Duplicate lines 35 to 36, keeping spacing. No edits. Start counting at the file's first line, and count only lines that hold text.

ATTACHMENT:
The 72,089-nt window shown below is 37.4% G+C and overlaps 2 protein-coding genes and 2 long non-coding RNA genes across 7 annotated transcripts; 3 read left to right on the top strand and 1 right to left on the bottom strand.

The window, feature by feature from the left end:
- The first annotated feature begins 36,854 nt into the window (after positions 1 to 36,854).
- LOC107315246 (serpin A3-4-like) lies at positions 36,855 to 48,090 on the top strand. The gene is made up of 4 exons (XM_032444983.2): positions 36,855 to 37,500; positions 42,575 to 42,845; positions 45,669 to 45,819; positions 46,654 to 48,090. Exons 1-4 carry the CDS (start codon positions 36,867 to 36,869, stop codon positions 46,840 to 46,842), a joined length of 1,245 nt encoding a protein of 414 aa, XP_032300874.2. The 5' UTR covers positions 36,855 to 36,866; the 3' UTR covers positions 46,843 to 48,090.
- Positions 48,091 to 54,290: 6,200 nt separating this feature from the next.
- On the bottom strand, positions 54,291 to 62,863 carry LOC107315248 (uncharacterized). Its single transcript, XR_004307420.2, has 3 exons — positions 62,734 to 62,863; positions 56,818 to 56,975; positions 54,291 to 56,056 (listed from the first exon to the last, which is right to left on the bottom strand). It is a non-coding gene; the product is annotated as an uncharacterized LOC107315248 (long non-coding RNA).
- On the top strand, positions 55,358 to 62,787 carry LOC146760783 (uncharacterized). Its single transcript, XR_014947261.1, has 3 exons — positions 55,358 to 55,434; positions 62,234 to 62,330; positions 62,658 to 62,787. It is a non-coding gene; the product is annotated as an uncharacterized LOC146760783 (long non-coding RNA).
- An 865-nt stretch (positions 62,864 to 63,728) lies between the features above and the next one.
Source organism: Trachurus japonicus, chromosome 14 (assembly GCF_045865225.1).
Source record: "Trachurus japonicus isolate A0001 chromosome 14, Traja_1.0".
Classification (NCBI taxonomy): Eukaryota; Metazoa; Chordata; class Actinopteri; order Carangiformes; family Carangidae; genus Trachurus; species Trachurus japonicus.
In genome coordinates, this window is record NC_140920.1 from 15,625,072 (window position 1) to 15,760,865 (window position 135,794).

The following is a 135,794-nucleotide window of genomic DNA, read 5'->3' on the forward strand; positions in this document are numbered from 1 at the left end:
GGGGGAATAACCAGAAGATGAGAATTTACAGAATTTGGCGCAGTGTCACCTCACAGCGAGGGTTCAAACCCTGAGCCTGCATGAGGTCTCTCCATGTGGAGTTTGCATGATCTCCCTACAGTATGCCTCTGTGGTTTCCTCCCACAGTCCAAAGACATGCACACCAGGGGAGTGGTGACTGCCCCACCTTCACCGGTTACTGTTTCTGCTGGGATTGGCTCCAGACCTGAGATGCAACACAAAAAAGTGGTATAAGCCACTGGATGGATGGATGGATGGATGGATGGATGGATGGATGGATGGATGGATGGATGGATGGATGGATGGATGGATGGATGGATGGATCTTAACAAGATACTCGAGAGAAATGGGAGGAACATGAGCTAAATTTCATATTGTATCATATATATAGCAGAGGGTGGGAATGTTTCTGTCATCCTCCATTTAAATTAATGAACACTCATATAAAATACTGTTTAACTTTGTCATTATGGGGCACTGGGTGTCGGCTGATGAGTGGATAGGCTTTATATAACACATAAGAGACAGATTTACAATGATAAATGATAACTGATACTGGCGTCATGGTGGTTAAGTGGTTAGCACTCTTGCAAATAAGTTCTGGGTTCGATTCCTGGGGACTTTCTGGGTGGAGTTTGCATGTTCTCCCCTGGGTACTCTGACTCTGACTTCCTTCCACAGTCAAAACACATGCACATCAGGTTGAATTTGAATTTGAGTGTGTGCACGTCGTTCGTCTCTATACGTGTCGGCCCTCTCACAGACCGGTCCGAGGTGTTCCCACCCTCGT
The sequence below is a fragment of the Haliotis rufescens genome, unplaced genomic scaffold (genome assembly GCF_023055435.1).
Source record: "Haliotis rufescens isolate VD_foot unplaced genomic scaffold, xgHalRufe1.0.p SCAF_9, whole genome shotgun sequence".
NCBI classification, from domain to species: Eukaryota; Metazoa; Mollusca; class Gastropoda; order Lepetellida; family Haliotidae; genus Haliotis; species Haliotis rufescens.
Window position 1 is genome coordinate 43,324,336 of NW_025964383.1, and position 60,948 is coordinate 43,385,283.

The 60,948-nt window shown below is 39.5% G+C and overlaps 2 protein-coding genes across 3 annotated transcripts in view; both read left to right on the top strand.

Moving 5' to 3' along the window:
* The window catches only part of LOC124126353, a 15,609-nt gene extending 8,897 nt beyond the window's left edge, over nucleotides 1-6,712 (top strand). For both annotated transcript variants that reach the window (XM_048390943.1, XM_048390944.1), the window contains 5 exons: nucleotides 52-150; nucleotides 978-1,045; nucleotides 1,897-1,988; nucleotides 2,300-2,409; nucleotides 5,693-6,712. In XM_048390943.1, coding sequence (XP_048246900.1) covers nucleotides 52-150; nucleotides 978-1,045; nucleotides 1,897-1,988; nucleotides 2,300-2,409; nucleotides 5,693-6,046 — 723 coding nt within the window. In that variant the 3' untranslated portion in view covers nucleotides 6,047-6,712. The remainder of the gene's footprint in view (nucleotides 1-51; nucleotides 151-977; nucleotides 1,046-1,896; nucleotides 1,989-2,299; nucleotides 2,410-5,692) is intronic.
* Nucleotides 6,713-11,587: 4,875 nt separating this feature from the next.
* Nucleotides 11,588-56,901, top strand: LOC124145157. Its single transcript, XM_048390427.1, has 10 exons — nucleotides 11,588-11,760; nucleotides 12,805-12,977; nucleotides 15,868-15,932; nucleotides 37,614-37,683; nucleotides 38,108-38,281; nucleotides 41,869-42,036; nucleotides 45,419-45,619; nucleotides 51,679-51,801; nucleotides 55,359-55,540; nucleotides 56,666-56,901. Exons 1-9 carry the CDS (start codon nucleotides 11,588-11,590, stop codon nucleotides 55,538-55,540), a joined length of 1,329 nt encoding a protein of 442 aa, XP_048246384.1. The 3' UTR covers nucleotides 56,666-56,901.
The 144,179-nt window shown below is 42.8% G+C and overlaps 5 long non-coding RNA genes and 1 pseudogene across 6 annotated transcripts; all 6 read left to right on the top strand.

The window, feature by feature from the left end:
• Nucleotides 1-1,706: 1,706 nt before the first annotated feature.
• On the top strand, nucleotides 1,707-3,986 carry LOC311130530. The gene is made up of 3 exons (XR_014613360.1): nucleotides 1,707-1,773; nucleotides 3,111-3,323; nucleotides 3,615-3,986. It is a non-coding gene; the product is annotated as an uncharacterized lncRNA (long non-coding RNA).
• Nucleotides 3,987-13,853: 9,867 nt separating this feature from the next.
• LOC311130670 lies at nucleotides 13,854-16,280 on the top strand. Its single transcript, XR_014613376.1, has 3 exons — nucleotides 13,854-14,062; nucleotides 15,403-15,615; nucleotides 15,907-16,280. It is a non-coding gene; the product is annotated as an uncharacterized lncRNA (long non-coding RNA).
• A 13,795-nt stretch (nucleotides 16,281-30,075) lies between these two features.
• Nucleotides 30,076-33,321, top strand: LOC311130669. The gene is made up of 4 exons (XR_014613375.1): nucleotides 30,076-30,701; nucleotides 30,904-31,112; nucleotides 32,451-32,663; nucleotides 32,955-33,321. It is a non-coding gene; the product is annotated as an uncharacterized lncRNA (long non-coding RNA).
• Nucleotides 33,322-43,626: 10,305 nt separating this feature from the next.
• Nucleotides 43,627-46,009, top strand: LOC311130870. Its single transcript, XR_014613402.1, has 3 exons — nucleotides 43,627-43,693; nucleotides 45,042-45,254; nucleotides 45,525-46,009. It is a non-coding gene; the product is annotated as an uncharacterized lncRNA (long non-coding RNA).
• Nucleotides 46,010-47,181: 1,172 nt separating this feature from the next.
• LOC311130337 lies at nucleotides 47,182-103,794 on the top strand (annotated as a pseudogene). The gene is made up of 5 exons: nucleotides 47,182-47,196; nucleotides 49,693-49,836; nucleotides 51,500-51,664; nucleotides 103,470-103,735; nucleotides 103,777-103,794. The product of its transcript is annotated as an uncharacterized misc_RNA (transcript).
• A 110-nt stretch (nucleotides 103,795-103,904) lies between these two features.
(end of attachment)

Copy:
• LOC311130337 lies at nucleotides 47,182-103,794 on the top strand (annotated as a pseudogene). The gene is made up of 5 exons: nucleotides 47,182-47,196; nucleotides 49,693-49,836; nucleotides 51,500-51,664; nucleotides 103,470-103,735; nucleotides 103,777-103,794. The product of its transcript is annotated as an uncharacterized misc_RNA (transcript).
• A 110-nt stretch (nucleotides 103,795-103,904) lies between these two features.